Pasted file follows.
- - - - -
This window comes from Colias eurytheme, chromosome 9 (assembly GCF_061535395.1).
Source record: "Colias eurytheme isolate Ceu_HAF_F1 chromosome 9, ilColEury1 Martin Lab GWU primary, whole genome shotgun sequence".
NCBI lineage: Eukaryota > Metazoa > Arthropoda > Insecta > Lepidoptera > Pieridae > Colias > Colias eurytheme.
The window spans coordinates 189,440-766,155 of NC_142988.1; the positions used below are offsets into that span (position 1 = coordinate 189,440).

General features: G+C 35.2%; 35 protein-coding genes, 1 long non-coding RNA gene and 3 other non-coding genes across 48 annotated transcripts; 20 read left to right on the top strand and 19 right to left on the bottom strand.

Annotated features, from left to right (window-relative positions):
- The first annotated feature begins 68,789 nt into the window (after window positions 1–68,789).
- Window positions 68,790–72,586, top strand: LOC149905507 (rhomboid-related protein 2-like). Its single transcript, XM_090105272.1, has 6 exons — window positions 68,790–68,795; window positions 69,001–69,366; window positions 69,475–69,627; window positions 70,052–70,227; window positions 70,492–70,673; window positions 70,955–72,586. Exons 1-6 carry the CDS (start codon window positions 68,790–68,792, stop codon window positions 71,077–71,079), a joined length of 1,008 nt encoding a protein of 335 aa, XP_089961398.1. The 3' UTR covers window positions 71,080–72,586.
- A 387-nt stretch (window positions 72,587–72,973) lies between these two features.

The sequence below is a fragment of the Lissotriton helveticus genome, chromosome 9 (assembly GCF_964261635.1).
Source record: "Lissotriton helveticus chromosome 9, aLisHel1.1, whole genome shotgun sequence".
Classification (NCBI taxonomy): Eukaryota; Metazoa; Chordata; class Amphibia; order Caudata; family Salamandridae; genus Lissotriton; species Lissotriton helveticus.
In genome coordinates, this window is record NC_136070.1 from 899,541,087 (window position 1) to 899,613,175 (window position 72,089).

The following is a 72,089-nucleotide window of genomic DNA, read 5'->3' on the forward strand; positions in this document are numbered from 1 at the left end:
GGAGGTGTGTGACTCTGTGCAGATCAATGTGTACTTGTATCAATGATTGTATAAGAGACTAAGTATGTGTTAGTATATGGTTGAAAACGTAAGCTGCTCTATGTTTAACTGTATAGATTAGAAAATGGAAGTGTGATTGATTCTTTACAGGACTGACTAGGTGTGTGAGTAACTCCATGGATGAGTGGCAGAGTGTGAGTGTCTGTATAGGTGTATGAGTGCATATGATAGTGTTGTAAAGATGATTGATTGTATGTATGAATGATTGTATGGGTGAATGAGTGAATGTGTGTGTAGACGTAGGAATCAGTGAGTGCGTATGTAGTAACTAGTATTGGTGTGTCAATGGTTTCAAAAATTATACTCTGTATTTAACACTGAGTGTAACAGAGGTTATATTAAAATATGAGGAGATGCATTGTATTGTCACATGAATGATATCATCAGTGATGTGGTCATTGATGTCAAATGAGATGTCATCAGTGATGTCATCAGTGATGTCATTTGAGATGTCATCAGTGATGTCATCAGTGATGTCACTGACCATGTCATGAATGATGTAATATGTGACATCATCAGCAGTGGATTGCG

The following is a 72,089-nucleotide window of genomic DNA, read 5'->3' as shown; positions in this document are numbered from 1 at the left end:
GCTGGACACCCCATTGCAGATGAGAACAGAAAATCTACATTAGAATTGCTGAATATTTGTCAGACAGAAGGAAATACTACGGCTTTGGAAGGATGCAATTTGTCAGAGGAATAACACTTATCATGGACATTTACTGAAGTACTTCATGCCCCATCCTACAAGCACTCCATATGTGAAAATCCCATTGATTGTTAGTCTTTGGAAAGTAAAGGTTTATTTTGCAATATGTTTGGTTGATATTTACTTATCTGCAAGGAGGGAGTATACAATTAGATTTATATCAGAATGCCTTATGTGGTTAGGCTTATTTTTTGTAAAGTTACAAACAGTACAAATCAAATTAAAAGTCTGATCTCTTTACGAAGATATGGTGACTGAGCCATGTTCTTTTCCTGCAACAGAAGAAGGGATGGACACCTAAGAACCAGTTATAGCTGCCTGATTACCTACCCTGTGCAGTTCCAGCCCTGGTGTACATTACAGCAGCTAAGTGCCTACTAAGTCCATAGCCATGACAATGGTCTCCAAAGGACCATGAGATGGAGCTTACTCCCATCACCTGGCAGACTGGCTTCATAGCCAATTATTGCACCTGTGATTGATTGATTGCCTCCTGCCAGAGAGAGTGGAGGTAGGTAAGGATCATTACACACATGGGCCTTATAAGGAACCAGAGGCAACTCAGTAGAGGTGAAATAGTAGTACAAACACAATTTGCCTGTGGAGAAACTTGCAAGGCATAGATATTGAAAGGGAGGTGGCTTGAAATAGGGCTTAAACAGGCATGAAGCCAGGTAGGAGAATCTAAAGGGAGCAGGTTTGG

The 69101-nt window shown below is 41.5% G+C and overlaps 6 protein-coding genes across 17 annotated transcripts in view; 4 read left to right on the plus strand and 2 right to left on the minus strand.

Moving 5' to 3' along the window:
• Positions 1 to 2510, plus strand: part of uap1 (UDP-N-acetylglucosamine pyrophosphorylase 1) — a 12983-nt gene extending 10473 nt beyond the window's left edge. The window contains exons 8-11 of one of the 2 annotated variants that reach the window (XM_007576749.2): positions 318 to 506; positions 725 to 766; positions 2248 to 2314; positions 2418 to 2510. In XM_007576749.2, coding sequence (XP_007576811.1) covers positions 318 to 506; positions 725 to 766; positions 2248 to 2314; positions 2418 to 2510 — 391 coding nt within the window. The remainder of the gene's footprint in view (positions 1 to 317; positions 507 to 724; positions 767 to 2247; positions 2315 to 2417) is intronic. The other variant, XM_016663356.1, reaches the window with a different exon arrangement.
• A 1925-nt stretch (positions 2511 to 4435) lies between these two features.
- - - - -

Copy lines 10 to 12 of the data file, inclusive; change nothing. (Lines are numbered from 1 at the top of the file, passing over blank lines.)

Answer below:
The sequence below is a fragment of the Lissotriton helveticus genome, chromosome 9 (assembly GCF_964261635.1).
Source record: "Lissotriton helveticus chromosome 9, aLisHel1.1, whole genome shotgun sequence".
Classification (NCBI taxonomy): Eukaryota; Metazoa; Chordata; class Amphibia; order Caudata; family Salamandridae; genus Lissotriton; species Lissotriton helveticus.